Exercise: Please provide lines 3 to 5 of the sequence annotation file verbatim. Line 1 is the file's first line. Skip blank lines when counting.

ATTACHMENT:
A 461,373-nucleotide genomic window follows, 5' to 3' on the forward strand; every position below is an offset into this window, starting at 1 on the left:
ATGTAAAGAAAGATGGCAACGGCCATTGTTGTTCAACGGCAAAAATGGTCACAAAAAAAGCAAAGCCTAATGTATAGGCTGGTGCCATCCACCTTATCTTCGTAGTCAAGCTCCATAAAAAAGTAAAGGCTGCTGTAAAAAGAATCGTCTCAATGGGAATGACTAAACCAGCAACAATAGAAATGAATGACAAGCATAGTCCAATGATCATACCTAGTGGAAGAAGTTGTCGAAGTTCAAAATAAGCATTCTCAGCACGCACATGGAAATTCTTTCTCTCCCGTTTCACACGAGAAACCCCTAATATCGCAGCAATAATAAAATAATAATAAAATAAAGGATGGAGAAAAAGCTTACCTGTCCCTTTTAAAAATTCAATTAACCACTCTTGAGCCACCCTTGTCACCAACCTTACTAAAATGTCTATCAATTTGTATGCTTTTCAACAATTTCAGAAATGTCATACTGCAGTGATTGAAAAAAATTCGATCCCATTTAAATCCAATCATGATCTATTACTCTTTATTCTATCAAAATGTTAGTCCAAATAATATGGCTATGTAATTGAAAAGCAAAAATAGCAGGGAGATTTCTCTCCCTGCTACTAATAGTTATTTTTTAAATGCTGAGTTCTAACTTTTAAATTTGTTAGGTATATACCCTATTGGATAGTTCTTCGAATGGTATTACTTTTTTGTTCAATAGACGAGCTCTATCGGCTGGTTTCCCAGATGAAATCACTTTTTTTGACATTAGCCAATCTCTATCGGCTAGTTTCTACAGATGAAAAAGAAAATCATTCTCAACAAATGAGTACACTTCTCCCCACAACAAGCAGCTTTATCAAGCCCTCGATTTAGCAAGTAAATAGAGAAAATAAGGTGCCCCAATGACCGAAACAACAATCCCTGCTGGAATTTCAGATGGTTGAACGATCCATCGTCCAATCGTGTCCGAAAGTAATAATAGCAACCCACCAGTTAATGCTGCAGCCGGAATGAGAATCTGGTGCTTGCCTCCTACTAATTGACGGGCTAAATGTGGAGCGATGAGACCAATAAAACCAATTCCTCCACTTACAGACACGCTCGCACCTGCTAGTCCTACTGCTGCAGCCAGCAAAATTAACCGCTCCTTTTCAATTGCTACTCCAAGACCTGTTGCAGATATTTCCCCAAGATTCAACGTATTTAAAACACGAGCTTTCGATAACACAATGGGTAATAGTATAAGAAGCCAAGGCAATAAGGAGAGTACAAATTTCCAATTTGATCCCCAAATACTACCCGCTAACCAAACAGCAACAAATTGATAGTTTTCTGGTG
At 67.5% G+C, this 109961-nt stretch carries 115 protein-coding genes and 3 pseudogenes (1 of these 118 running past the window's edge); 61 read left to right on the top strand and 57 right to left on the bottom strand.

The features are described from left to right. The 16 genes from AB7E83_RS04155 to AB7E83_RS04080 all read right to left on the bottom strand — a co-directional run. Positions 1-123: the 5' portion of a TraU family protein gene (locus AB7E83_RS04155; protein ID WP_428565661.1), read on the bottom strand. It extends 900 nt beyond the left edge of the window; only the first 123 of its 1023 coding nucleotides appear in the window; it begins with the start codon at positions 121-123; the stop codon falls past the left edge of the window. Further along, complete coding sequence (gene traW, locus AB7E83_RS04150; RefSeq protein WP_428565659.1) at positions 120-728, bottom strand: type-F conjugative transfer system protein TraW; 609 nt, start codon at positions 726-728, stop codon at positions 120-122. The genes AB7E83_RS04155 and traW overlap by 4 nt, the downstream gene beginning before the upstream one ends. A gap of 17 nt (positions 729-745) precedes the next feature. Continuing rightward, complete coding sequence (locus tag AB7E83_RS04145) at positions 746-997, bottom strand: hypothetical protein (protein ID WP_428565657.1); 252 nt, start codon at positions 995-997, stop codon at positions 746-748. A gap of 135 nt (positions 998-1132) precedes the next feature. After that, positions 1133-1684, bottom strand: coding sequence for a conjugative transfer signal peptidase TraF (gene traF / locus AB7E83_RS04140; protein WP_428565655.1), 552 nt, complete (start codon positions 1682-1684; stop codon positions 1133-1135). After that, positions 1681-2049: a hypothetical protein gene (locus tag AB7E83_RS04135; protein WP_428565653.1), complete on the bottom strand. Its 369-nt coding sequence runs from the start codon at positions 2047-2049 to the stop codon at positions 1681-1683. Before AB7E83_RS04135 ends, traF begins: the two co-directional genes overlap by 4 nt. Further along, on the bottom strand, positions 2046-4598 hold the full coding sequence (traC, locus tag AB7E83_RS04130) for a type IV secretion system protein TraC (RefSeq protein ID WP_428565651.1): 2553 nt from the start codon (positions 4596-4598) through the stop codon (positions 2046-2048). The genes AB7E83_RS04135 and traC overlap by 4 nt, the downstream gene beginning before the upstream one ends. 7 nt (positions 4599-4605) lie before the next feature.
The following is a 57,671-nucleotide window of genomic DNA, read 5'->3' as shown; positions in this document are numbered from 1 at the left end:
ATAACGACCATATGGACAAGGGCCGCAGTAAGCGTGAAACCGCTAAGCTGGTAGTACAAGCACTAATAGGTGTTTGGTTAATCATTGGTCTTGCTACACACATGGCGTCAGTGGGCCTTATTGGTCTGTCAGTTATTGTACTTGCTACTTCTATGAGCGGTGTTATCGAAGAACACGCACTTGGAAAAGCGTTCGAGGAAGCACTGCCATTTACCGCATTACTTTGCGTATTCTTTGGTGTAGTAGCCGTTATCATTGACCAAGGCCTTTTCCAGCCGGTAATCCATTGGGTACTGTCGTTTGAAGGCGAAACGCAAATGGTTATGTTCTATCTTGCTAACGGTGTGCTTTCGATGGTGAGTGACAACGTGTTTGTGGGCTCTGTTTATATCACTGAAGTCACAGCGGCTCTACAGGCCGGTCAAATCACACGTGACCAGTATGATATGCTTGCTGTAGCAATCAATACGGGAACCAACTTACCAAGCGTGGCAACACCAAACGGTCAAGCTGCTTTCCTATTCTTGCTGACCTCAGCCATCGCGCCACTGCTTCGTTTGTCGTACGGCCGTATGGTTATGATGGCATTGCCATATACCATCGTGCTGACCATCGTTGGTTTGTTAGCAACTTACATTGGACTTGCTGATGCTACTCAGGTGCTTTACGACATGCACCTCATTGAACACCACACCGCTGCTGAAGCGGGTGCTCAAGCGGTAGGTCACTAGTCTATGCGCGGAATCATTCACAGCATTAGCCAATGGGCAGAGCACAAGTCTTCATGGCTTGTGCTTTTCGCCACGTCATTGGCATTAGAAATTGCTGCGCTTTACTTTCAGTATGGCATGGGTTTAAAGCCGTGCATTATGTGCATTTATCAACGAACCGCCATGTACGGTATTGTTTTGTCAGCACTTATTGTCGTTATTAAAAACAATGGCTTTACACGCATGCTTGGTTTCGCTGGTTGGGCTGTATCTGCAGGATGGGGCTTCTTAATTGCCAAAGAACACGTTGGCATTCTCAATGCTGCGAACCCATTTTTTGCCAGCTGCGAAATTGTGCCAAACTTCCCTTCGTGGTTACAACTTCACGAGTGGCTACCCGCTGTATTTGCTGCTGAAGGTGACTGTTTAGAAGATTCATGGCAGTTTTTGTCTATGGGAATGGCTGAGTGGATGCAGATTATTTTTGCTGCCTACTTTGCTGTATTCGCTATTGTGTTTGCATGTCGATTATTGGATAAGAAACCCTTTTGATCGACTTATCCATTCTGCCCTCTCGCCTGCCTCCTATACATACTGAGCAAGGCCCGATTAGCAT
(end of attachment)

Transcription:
At 67.5% G+C, this 109961-nt stretch carries 115 protein-coding genes and 3 pseudogenes (1 of these 118 running past the window's edge); 61 read left to right on the top strand and 57 right to left on the bottom strand.

The features are described from left to right. The 16 genes from AB7E83_RS04155 to AB7E83_RS04080 all read right to left on the bottom strand — a co-directional run. Positions 1-123: the 5' portion of a TraU family protein gene (locus AB7E83_RS04155; protein ID WP_428565661.1), read on the bottom strand. It extends 900 nt beyond the left edge of the window; only the first 123 of its 1023 coding nucleotides appear in the window; it begins with the start codon at positions 121-123; the stop codon falls past the left edge of the window. Further along, complete coding sequence (gene traW, locus AB7E83_RS04150; RefSeq protein WP_428565659.1) at positions 120-728, bottom strand: type-F conjugative transfer system protein TraW; 609 nt, start codon at positions 726-728, stop codon at positions 120-122. The genes AB7E83_RS04155 and traW overlap by 4 nt, the downstream gene beginning before the upstream one ends. A gap of 17 nt (positions 729-745) precedes the next feature. Continuing rightward, complete coding sequence (locus tag AB7E83_RS04145) at positions 746-997, bottom strand: hypothetical protein (protein ID WP_428565657.1); 252 nt, start codon at positions 995-997, stop codon at positions 746-748. A gap of 135 nt (positions 998-1132) precedes the next feature. After that, positions 1133-1684, bottom strand: coding sequence for a conjugative transfer signal peptidase TraF (gene traF / locus AB7E83_RS04140; protein WP_428565655.1), 552 nt, complete (start codon positions 1682-1684; stop codon positions 1133-1135). After that, positions 1681-2049: a hypothetical protein gene (locus tag AB7E83_RS04135; protein WP_428565653.1), complete on the bottom strand. Its 369-nt coding sequence runs from the start codon at positions 2047-2049 to the stop codon at positions 1681-1683. Before AB7E83_RS04135 ends, traF begins: the two co-directional genes overlap by 4 nt. Further along, on the bottom strand, positions 2046-4598 hold the full coding sequence (traC, locus tag AB7E83_RS04130) for a type IV secretion system protein TraC (RefSeq protein ID WP_428565651.1): 2553 nt from the start codon (positions 4596-4598) through the stop codon (positions 2046-2048). The genes AB7E83_RS04135 and traC overlap by 4 nt, the downstream gene beginning before the upstream one ends. 7 nt (positions 4599-4605) lie before the next feature.
The following is a 57,671-nucleotide window of genomic DNA, read 5'->3' as shown; positions in this document are numbered from 1 at the left end: